The history of sub-Saharan Africa has been defined and determined to a large extent by the struggle against tropical diseases, many of them vector borne, including malaria, leishmaniasis, trypanosomiasis and many others. To add to this burden our continent has now to deal with the ravages of HIV and the consequent rise in tuberculosis. In this issue of the SACEMA Quarterly we discuss some of the key problems and ways in which we might be able to address and mitigate some of the challenges that we face in this regard.
Juliet Pulliam has recently taken over from Alex Welte as director of SACEMA. In this issue, she reflects on the challenges – and many exciting opportunities – ahead.
Having been involved in SACEMA since the start, and as director since 2010, Alex Welte is stepping aside to focus on research at the end of June 2016. In this article he shares his reflections on his time at SACEMA, so far.
We are changing the guard at SACEMA. Alex Welte, who has managed “the shop” so effectively for the last five years has decided to step down. His successor, Dr Juliet Pulliam of the University of Florida, is expected to succeed him in late June 2016. It is appropriate, then, to look back at Alex’s substantial contribution to our organisation.
While we all believe in ‘inter-disciplinary research’, the reality often falls short of the intention. How then can we begin to learn each others languages, hear what others are saying, use our joint knowledge and understanding to throw light on important problems, and hopefully make the world a slightly better place?
Policy makers, fellow scientists, media reporters and students are more likely to pay attention to epidemiologists who are able to articulate new research findings through a captivating narrative, a vivid mental picture or a striking infographic. Recent software developments have made it easy to produce web applications and reports that dynamically combine text, mathematical expressions, code chunks and the output of complex computations. The result is that researchers can adopt a more engaging, interactive form of storytelling.
As I write, our annual clinic on the Meaningful Modelling of Epidemiological Data (MMED) is in progress, so is the 7th SA AIDS conference, and I just returned from a meeting in Geneva how best to provide advice to teams planning to estimate HIV incidence from large household surveys. In short, it seems to be a time to reflect, to reconsider what we are trying to do, and whether we are making any useful contributions. We hope these quarterly epidemiological update offerings are food for thought.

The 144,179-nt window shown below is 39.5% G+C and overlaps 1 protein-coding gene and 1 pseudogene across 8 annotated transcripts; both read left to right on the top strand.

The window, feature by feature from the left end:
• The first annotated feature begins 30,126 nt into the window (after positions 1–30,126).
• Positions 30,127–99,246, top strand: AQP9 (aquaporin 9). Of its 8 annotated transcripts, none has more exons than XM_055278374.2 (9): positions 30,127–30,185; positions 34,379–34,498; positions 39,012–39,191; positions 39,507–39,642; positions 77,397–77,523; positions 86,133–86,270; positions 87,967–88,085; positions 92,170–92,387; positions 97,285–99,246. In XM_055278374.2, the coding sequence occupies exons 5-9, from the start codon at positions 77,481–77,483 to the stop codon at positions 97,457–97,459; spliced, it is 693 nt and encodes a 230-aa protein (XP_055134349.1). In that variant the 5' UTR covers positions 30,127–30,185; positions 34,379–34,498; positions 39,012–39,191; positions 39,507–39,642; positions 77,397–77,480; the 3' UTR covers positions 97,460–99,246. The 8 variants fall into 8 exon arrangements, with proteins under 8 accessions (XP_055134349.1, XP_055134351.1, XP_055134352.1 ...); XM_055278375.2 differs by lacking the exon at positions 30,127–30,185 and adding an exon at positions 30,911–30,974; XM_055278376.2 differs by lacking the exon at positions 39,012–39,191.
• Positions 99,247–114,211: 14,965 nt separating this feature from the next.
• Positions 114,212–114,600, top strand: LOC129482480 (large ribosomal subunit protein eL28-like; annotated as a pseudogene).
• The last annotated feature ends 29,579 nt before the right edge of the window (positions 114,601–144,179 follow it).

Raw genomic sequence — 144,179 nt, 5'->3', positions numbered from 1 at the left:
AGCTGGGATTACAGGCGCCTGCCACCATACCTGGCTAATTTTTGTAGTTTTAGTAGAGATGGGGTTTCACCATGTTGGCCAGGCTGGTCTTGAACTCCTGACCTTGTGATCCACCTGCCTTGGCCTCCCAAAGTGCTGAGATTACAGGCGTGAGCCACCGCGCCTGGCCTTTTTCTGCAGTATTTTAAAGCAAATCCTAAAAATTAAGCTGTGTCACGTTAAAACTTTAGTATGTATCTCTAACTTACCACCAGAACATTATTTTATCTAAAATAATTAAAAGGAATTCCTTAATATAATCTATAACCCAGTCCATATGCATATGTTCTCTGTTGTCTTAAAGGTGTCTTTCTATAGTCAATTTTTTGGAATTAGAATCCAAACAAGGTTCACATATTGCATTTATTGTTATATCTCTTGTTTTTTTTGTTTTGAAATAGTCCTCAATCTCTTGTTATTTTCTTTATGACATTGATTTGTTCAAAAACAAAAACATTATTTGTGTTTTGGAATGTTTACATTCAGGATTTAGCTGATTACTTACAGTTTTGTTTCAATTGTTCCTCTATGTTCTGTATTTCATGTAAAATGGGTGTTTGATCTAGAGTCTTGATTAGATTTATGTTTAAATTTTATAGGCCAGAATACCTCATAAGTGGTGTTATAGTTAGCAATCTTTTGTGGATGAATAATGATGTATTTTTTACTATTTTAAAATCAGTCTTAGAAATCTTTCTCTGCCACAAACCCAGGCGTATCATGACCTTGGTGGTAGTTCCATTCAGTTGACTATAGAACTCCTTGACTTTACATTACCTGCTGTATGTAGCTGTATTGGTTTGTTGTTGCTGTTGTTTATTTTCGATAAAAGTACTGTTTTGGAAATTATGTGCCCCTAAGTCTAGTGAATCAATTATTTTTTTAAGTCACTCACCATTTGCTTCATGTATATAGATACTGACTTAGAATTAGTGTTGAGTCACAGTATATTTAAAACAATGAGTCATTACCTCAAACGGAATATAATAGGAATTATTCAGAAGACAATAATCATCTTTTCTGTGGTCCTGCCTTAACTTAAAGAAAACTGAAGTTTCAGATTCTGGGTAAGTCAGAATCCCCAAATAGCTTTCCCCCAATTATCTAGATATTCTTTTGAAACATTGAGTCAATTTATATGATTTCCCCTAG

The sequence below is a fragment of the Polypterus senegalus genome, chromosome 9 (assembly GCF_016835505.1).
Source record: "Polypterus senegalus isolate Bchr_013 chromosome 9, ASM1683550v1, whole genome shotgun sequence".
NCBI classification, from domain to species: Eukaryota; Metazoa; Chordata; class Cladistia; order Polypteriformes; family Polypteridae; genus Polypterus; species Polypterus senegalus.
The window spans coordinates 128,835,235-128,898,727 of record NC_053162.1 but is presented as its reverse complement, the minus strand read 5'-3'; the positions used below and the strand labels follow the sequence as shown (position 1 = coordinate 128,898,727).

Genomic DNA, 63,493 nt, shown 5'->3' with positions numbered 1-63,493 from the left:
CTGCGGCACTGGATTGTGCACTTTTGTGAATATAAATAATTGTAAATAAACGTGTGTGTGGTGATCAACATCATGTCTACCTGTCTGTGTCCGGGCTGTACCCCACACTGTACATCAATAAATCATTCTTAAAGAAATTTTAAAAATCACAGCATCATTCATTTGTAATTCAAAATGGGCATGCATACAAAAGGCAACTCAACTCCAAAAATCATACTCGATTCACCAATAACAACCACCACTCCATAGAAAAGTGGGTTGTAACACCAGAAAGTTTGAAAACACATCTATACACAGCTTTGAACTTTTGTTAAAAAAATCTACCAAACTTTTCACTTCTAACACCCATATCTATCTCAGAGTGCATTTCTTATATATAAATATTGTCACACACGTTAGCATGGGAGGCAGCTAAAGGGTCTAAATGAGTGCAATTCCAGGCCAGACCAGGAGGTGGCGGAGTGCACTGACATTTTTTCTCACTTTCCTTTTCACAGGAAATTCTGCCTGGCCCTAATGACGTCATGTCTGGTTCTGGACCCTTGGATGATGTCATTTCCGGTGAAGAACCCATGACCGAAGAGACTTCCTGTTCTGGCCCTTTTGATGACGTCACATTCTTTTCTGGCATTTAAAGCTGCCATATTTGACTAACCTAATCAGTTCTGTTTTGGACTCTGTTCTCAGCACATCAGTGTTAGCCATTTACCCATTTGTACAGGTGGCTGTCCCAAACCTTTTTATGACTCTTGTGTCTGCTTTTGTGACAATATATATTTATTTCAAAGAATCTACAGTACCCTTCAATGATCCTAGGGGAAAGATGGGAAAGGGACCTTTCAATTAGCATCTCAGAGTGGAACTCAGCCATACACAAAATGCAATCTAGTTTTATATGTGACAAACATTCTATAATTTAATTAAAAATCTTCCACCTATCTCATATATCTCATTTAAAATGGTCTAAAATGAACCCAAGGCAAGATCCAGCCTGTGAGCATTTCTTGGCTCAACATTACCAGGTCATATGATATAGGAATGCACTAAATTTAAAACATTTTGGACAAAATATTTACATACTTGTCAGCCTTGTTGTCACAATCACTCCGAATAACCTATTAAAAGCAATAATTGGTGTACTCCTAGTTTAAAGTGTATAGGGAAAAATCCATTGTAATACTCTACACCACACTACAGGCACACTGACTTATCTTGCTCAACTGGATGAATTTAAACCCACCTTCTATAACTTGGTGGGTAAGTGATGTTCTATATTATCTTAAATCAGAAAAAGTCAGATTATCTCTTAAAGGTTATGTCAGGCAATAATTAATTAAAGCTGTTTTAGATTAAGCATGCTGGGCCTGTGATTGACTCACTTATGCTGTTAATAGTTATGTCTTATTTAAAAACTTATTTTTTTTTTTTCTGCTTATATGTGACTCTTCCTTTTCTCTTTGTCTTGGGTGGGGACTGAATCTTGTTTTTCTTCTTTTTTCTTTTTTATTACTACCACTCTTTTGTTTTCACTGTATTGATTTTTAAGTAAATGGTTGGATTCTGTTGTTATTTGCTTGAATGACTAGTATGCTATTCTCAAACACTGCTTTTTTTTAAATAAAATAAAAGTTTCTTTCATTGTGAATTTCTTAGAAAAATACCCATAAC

Scientists offering papers for publication will be becoming increasingly aware of a significant change in the attitude of journals to the publication of the data used to reach conclusions drawn in their manuscript. New regulations are moving rapidly and uncompromisingly towards a policy where all of the data, and related metadata, required to replicate the reported findings must be made freely available to the world at large. There is much to be said in favour of this argument, but one wonders whether journals have thought through some of the ramifications of the new policy.
2015 signifies the deadline for the Millennium Development Goals (MDGs) which include reduction of the under-five mortality rate by two-thirds, reduction of the maternal mortality ratio by three quarters (both relative to the 1990 figures), and universal access to reproductive health. This issue of the SACEMA Quarterly focuses on various aspects of maternal and child health, and the role of statistical and mathematical modelling techniques in this area of research.
Currently we are faced with two major threats from viral diseases: Over the last 30 years HIV has spread across the world and continues to plague us. Over the last 3 months the hemorrhagic fever caused by the Ebola virus has spread across West Africa killing thousands of people. If we are to contain HIV in the long-run and Ebola, hopefully, in a much shorter time, this will depend on our ability to understand the nature of the threat and the strategies of the disease causing organisms.